My rating: 3 of 5 stars A copy of Queen's Gambit was provided to me by Simon & Schuster/Edelweiss for review purposes.
'One day, hundreds of years fMy rating: 3 of 5 stars A copy of Queen's Gambit was provided to me by Simon & Schuster/Edelweiss for review purposes.
'One day, hundreds of years from now, people will tell stories about the court of King Henry and the romance of it all - the Eighth King Henry and his Six Wives. But will they tell of the terror that came with it, she wonders, or will it be made to seem a golden age?'
Queen's Gambit opens with the eminent death of Katherine Parr's second husband, John Neville, Lord Latimer. While still in mourning, she is requested by the King's daughter Mary, a childhood friend, to visit her at court. Shortly after her arrival she meets and falls in love with Thomas Seymour, the man who will leave an indelible mark upon her. The idea of a life with Thomas is snubbed out when King Henry VIII offers her a marriage invitation where no is not an option.
The story is ultimately told from the POV of Katherine, however, we are also given glimpses from the POV of her lady's maid and of her doctor Huicke. It portrayed how it was like to live in this time period as royalty and as a low-born. Unfortunately, the change in POV felt very jarring when you're absorbed in the story of the Queen and I think I would have enjoyed it much more if it was solely Katherine's story.
Towards the middle-part of the story the pace slowed down and it became infinitely less interesting to me mainly because it became less about the characters and more about the politics and strife going on in England at the time. Considering I know quite a bit about the history in England during the Tudor time period this was a bit redundant for me, albeit still somewhat interesting. I understand that this of course needs to be included some-how but I felt that the characters ultimately got placed on the back burner while the refresher course on 'The History of England' was taking place.
Queen's Gambit managed to maintain historical accuracy to a degree without overdoing the embellishing in areas that are less known. It's a well-told story of one of the lesser known queens, yet she's still without a doubt one that has the greatest story to tell: the story of how she managed to survive.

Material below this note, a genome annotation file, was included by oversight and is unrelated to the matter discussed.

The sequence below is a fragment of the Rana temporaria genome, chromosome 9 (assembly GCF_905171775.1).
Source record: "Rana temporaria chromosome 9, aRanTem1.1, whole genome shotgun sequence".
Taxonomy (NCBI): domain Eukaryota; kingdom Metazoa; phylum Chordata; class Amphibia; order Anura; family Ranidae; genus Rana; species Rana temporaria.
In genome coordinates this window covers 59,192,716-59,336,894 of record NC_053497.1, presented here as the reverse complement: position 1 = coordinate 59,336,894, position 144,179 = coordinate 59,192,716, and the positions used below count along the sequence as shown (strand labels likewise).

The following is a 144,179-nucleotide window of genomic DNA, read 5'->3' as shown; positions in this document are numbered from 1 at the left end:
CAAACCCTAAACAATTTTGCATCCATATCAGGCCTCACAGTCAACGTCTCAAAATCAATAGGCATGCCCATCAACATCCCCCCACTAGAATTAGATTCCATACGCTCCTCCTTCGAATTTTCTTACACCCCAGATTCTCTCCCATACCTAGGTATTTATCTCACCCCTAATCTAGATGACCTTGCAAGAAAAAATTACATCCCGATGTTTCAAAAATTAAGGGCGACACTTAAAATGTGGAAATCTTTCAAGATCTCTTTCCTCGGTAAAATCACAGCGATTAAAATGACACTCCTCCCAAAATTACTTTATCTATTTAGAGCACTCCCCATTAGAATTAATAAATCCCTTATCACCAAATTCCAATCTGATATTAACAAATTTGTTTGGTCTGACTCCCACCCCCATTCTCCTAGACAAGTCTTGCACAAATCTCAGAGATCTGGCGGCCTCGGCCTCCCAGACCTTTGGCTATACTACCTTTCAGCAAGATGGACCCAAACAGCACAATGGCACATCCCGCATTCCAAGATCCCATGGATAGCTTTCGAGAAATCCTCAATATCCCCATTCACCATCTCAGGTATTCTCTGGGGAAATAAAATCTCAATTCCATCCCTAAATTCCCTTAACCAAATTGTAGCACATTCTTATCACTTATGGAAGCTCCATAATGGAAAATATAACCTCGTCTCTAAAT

"You still remember that?" she said. "How we used to play that we were at court?" "Used to?" I said. "We never stopped." The game had just changed - fro"You still remember that?" she said. "How we used to play that we were at court?" "Used to?" I said. "We never stopped." The game had just changed - from little girls playing princesses to a more grown-up and complicated hierarchy of status and favor.
I am far from a professional when it comes to history but I would consider myself a huge fan of the Tudor era. I've read up on the era enough to know the majority of what occurred but possibly not enough to point out historical inaccuracies when I read a story like Gilt. Based on what I do know; however, it is important to me that these stories maintain as much of the true to life story as possible. That said, I feel that the author did an outstanding job of the story of Catherine 'Cat' Howard and how she became the fifth wife of Henry VIII. Was it completely accurate? No. But it was damn fun. I've read stories about Katherine of Aragon, Anne Boleyn, and Anne of Cleves, so it was interesting to finally read a story on Catherine Howard.
The story is told from the POV of Kitty Tylney, Cat's best friend, who is sent to court in order to stay close to Catherine and to keep a close eye on her at court. The two grew up together and were wild; always having fun of some sort. Midnight parties. Sharing their bed with boys. Cat was the Queen of Misrule over all the girls living in the house and had no idea that someday she would be a true Queen. Queen of England.
Cat was quite the stuck-up brat and I know for a fact I would not have enjoyed it as much if I had to listen to a story told through her eyes. Kitty was an extremely realistic character that I loved for her strength and determination. Life at court was as can be expected with the lies, the cheating, the double-crossing, and all the disloyalty anyone could ask for. I was hooked from page one.
I'm a huge historical fiction fan; however, I have had a difficult time finding good YA historical fiction that I truly enjoy. I'm happy to say that this one has an official spot at the very top of that list. Am quite excited to see how the author continues this series!...more
3/25/2012 - Alright, I love me some Tudors but I could not get into this one. It could have been the audioboGoing to attempt to re-read this in print.
3/25/2012 - Alright, I love me some Tudors but I could not get into this one. It could have been the audiobook and I may have enjoyed it more if I went the print route, possibly. But after 4 hours of listening I just wasn't looking forward to the next 19 hours....more
It took me FOREVER to finish this book... primarily because of how the author portrayed Queen Elizabeth. If this was an honest depiction or not, she wIt took me FOREVER to finish this book... primarily because of how the author portrayed Queen Elizabeth. If this was an honest depiction or not, she was a truly annoying and whiny woman! Which typical novels/movies about Queen Elizabeth are quite the opposite. The novel didn't ever seem to be going anywhere either. Patience definitely required for this book. ...more
It took me a while to read this novel and even longer to really get into it. Overall though I enjoyed the story and am still a huge fan of Philippa GrIt took me a while to read this novel and even longer to really get into it. Overall though I enjoyed the story and am still a huge fan of Philippa Gregory. :)...more